Wednesday, April 13, 2011

Hide Your Children, and Bats

Yesterday, I did some of the best writing in the whole wide world. The best ever ever ever. Me and David Sedaris, we were communing. The three intertwined stories ala "This American Life" turned out so funny and enlightening that poor David was beginning to worry about his place in the literary world. I was thinking to myself, "I don't really have a wardrobe suitable for accepting awards." You'll just have to trust me on this, because a) that super-stretch would be really nice for me, and b) no one will ever see the blog that resulted. After devoting seven hours to thinking the whole thing through on a drive home from the beach Monday, and then about three hours writing it last night, I quickly went to get permission to publish from my daughter, who was the subject of one of the hopelessly intertwined stories. It was just a formality  --  the part from her young childhood was so adorable (not embarrassing at all), I just knew she wouldn't say "no." She did.

For today's blog purposes, this means "update" instead of our originally planned programming.

I am on my fifth day of quitting smoking, and not one millisecond closer to seeing any light at the end of this tunnel, unless the light is a headlamp in the psyche ward. This is not my usual hyperbole here. I am convinced people like me who haven't quit smoking yet experience withdrawals differently from everyone else. Whether this is really true does not matter one iota to me right now. If my boss were a trace less kind than she is, or if I didn't have the good luck of working in my own office where if I bite my lip hard enough no one will hear me, I would not have made it through this day without a cigarette.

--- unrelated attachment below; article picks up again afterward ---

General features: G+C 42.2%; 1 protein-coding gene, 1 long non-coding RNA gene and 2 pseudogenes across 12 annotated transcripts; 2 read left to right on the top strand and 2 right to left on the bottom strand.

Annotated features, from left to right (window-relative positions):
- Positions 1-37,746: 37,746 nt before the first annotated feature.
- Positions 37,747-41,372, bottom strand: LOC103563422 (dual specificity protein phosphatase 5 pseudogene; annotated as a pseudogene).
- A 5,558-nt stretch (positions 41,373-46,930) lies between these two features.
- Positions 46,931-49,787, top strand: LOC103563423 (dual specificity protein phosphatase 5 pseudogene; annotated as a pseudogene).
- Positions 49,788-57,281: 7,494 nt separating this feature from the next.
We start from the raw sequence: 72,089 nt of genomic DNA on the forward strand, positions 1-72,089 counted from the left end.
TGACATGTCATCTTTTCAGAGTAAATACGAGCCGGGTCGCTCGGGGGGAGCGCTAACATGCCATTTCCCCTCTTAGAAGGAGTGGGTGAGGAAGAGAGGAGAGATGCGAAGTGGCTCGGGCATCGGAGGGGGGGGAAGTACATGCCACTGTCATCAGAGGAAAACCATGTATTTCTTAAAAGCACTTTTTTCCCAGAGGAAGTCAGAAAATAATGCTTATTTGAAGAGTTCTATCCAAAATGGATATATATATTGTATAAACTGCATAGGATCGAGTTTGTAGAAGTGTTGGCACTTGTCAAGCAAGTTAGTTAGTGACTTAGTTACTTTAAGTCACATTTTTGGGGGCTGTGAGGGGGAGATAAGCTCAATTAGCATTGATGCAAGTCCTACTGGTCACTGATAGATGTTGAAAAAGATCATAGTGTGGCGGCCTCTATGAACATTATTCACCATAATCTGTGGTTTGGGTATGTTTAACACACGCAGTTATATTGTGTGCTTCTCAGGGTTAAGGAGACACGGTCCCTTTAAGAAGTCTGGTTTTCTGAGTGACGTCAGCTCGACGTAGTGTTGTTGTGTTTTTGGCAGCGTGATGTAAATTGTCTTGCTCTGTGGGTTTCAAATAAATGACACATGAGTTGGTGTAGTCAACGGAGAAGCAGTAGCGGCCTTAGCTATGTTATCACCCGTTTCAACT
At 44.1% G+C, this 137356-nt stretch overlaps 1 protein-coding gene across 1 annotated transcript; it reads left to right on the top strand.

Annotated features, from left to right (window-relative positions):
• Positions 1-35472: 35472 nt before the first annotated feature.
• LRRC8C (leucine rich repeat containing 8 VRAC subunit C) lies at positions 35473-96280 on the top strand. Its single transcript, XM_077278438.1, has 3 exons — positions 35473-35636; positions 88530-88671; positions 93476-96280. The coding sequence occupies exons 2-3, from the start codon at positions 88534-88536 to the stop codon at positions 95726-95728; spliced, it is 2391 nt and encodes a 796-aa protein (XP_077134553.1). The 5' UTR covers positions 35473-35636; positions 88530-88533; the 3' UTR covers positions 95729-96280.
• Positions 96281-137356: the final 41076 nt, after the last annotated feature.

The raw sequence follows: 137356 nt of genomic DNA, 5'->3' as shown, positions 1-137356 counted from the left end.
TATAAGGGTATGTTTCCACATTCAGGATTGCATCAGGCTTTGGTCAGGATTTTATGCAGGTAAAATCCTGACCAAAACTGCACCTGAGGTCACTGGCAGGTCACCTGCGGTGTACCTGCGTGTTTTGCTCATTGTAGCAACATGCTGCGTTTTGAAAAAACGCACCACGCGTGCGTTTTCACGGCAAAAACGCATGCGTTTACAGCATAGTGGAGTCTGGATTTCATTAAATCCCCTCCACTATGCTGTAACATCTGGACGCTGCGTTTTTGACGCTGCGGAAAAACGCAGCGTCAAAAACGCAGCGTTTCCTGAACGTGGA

Imagine being covered head-to-toe in the worst possible poison ivy or jock itch (I'm guessing on the latter of these), with no hope that it will go away for weeks, no position you can get into to relieve the insane itching and pain, no pharmaceutical that works to help. That's how bad the rage that welled up inside of me was. Imagine there is something you can buy over the counter that makes the agony go away in an instant, but everybody says it causes lung cancer or some other similar fate that is supposed to be worse than the one you are in, at some point in the unknown future. You could be creamed by a truck before it happens.

First I wanted to break things indiscriminately, hit and kick solid matter until my bones broke  --  that would certainly get my mind off the current unbearable pain. I was thinking, when I could think, what an idiot I had been, not to foresee this and lay in a heavy-duty baseball bat for the occasion. Again  --  not hyperbole; every word of this is precise and true. I stomped around like a mad woman, looking for what could reasonably be broken, when my eyes lit upon several pieces of leaded crystal in my office that, quite literally, have the company name etched on them. I didn't begin throwing them as hard as I could onto the grass outside  --  but it was a very, very close call. Instead, I dropped onto the floor and cried into my arms, folded on the seat of my chair, for one entire hour. And not a nice, cathartic cry, but a crazed snotty gushing of curse words, loathing, and despair. Think Jim Morrison's "brain squirming like a toad." When it was over, it wasn't really over  --  I was just too exhausted for anything but pushing my storm cloud around from one place to another. The look on my face was something like a woman's when she is practicing Lamaze, as she is trying to keep her mind on her focal point at the height of childbirth.

Meanwhile, last night and tonight, my daughter  --  innocent, unknowing babe  --  keeps coming to me, to read aloud various essays she has written for school.